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Selling the Cow: The Five Pillars of Disruptive Thinking



Based on Graetz's model that strategic thinking is "to seek innovation and imagine new and very different futures that lead to redefining of strategy", Selling The Cow takes a look at the parable of Jack and The Beanstalk as the archetype for disruptive thinking. This book identifies five key principles found within this parable that are the cornerstone of disruptive thinking. By using metaphorical comparisons such as the unobserved history of why Jack and his mother were struggling in the first place, to the final outcome, Selling The Cow uses a novel concept to introduce the need for disruptive thinking in individuals and organizations.

One Bad Mother

Disruptive Thought in Great Leadership

There lived a poor widow, whose cottage stood in a country village a long distance from London, for many years. The widow had only a child named Jack, whom she gratified in everything. The consequence of her partiality was that Jack paid little attention to anything she said, and he was heedless and extravagant. His follies were not owing to bad disposition but to his mother never having chided him.  As she was not wealthy, and he would not work, she was obliged to support herself and him by selling everything she had.  At last nothing remained, only a cow.

Edwin Sidney Hartland 1890

From the beginning of this fable, the very first thing that we are presented with is a small family consisting of a mother and her son who are in need. As to the specifics of how such great need arose, we are not given all of the details, but can make some general assumptions based on the evidence before us.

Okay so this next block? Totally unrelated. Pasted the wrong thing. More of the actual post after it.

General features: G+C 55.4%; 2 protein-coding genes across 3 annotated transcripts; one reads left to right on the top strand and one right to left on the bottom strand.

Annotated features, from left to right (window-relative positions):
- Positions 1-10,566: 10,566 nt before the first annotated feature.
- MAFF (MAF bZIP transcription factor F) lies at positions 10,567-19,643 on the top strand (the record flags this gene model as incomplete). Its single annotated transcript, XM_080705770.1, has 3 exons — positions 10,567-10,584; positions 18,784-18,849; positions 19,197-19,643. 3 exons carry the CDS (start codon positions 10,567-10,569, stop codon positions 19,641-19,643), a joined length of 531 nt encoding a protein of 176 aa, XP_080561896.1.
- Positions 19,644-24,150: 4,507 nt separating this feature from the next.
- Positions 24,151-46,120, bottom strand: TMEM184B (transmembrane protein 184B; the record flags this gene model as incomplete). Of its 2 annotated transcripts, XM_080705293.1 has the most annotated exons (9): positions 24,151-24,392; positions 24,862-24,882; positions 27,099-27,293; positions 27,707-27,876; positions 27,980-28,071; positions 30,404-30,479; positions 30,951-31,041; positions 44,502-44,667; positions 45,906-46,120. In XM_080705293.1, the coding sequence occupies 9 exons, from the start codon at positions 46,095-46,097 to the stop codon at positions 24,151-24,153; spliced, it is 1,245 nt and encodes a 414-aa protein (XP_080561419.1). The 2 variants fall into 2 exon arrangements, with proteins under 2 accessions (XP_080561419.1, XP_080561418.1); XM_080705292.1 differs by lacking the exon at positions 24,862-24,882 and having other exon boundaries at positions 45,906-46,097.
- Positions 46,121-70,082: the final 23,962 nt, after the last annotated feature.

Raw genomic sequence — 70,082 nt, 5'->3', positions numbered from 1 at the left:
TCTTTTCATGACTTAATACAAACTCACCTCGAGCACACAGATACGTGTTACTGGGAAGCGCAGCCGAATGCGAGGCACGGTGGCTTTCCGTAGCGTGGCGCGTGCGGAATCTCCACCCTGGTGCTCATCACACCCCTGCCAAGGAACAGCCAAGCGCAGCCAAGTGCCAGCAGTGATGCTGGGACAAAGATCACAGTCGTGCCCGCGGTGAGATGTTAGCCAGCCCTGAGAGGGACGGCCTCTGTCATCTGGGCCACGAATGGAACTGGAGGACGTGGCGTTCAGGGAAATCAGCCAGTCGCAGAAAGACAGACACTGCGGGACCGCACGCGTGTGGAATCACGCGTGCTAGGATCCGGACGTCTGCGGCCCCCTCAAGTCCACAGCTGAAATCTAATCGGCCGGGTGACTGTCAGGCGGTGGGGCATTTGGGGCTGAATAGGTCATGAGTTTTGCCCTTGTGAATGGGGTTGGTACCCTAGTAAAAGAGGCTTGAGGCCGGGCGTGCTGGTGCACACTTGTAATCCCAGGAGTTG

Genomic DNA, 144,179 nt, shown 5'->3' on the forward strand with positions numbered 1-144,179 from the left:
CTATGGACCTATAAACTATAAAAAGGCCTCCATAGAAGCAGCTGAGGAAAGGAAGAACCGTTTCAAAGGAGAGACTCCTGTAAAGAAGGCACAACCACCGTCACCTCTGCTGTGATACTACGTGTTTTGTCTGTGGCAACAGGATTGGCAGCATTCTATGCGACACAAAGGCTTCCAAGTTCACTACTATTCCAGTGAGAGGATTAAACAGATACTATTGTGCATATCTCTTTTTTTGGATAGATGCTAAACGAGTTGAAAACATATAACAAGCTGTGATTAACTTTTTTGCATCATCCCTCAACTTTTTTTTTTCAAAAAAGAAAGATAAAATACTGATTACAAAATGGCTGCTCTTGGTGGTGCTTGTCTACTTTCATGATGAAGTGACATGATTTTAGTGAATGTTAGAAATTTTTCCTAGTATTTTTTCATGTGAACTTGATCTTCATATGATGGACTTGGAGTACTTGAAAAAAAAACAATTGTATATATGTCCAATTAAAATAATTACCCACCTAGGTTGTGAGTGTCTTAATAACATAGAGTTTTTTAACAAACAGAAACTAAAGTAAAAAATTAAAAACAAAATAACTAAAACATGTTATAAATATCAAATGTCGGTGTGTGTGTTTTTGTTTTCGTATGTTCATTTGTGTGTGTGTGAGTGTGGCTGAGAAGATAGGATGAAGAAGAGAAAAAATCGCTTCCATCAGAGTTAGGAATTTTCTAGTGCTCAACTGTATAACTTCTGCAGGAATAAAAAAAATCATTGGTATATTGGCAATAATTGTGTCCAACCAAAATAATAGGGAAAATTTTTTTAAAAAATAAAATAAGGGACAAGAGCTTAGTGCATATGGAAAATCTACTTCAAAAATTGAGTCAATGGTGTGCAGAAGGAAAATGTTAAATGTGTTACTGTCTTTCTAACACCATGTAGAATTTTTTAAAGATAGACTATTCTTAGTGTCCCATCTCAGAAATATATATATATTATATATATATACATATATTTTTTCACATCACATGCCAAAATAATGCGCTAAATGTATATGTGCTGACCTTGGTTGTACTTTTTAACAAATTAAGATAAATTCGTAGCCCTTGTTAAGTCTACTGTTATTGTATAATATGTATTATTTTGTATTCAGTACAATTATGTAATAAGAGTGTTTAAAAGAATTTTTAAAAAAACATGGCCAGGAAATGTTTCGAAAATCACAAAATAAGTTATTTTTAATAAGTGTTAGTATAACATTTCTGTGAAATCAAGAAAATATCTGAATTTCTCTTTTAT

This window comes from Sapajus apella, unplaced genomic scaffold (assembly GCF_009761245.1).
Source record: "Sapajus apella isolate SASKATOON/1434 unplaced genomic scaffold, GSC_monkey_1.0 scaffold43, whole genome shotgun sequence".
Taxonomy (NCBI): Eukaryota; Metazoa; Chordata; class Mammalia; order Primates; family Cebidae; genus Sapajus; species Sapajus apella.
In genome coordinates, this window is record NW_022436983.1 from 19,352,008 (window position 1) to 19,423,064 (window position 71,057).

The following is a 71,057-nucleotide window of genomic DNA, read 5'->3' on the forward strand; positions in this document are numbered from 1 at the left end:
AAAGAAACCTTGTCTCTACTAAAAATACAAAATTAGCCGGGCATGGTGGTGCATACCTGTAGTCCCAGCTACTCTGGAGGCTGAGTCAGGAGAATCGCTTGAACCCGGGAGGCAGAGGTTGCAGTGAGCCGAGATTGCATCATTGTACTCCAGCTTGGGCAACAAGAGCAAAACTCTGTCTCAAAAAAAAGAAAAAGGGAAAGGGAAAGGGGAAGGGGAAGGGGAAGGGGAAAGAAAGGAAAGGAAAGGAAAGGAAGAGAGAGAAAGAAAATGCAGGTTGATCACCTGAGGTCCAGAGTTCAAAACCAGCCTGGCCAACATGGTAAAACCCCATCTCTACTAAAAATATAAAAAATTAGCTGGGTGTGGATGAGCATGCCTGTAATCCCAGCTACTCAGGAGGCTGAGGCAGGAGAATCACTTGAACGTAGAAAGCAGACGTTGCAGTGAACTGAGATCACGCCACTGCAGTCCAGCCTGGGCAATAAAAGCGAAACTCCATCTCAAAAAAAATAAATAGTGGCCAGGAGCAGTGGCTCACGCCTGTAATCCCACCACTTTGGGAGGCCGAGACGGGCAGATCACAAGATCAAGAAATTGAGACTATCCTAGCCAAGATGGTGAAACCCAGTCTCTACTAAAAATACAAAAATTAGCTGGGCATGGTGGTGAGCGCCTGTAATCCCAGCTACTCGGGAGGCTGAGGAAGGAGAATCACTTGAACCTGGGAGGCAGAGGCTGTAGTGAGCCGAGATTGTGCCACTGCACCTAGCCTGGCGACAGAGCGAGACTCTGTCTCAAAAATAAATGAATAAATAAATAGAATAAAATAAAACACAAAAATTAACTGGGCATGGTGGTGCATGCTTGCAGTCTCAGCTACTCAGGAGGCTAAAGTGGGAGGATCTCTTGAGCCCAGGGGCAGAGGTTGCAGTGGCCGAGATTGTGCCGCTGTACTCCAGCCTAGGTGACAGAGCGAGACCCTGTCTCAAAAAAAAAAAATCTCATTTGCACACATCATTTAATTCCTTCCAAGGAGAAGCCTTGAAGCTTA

Our fable tells us that the mother figure consists of a widow who is in poor financial condition. While we are not told how her husband passed away, we can deduce that she has been left with property and some meager means with which to survive.

Now when we peer even deeper into our simple fable we are given insight that during this time of great financial strain within the widow’s household, there appears to be some general market activity that is taking place outside the home. We can make this assumption because our fable instructs us that the poor, widowed mother instructs her son to go and sell the cow for a small profit. So, from this small amount of information we can make the logical conclusion that things were hard for Jack and his mother, but not necessarily for everyone else. 

In this market that Jack is instructed to travel to, where others perhaps bought and sold goods daily, we can assume (in good faith) people found this market profitable to meet their means. What is interesting to observe is that with all of this local market activity, others were able to reap the benefits and make a living. However, due to their current conditions, we find that Jack and his mother are not in a position to benefit from this marketplace on a continual basis. They simply utilize its means as a place to liquidate their final assets and thus end their ability to profit from sales of their revenue-producing resources (but never contemplate a form of continual monthly income).

Now in the 1856 rendition of the parable, it paints Jack as a young man who is unruly and rebellious because of his mother’s failure to discipline him. From a high-level perspective, the picture that the storyteller is attempting to paint for the reader is that of a mother who has made some bad decisions. In our generation of ungrateful children, who receive luxurious vehicles for their sixteenth birthday, it may be hard to comprehend the moral values of such an error as spoiling a child. Though, in the context of the time period in which the fable was written, such action speaks of a serious fault concerning the woman regarding the raising of her son: mollycoddling a child. And while this common mistake can be seen today in many single mothers who attempt to compensate for a missing father figure, it could also be said that they posses a child, who through guilt, they attempt to “gratify in everything” as does the widow in the fable.